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Sharon A. Bentley, Raymond P. LeBlanc, Marcelo T. Nicolela, Balwantray C. Chauhan; Validity, Reliability, and Repeatability of the Useful Field of View Test in Persons with Normal Vision and Patients with Glaucoma. Invest. Ophthalmol. Vis. Sci. 2012;53(11):6763-6769. doi: 10.1167/iovs.12-9718.
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To determine the validity, test-retest reliability and repeatability of the UFOV test in healthy controls and glaucoma patients.
Three substudies with the UFOV test were conducted: (1) validity was evaluated in 77 older controls (mean age 64 [SD, 7] years) and 53 glaucoma patients (mean age 69 [SD, 8] years); (2) test-retest reliability was evaluated in 13 young controls (mean age 28 [SD, 4] years), 21 older controls (mean age 66 [SD, 9] years), and 22 glaucoma patients (mean age 68 [SD, 8] years) who performed the test twice within approximately two weeks; (3) repeatability was evaluated in 17 young controls (mean age 33 [SD, 8] years) who performed the test five times on the same day.
In the validity substudy, mean total processing time was significantly less for older controls (358.3 ms [SD, 226.8 ms]), than glaucoma patients (580.2 ms [SD, 324.5 ms]), with moderate correlations (rho ≥ 0.40) between total processing time and age, and visual field impairment. In the reliability substudy, mean total processing time was significantly less on retest (P ≤ 0.02), with glaucoma patients showing the largest mean test-retest difference (144.7 ms [SD, 168.9 ms]) compared with young (31.5 ms [SD, 43.7 ms]) and older controls (56.2 ms [SD, 74.8 ms]). The 95% limits of agreement were significantly wider for glaucoma patients (−186.3 and +475.7 ms) compared with young (−54.1 and +117.1 ms) and older controls (−90.5 and +202.9 ms), (P < 0.01). In the repeatability substudy, performance remained constant after the second of five tests (differences in mean total processing time <6 ms).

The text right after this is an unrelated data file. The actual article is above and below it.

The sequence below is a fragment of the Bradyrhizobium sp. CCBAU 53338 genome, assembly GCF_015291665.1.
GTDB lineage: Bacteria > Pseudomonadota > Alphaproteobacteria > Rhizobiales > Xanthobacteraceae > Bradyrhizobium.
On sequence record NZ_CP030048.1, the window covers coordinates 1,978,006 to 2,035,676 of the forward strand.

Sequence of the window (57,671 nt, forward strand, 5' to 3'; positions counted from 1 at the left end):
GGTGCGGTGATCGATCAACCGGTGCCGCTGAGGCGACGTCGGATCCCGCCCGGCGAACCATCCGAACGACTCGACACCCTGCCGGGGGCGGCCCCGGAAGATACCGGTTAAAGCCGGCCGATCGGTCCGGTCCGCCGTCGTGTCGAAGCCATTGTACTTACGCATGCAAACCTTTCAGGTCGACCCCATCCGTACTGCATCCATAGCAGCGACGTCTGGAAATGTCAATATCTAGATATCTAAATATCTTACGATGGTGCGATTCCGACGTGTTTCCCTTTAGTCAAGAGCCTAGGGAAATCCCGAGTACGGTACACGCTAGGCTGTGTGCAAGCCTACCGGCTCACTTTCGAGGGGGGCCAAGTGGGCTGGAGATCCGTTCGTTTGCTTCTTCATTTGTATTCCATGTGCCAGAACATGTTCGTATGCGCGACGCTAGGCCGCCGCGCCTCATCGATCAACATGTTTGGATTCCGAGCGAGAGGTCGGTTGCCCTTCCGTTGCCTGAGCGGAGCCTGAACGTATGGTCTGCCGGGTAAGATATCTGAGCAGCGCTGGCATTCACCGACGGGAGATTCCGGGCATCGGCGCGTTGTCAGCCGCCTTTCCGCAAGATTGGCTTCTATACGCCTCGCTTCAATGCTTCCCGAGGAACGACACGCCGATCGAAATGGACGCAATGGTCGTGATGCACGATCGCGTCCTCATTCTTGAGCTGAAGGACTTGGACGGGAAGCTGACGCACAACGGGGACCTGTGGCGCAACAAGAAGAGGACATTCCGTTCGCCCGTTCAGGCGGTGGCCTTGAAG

Measurement properties of the UFOV test are important for assessing functional performance, in particular, fitness to drive. Our results indicate moderate variability, greater for glaucoma patients than healthy controls, and a learning effect. Two consecutive tests are suggested to establish reliable baseline measures.
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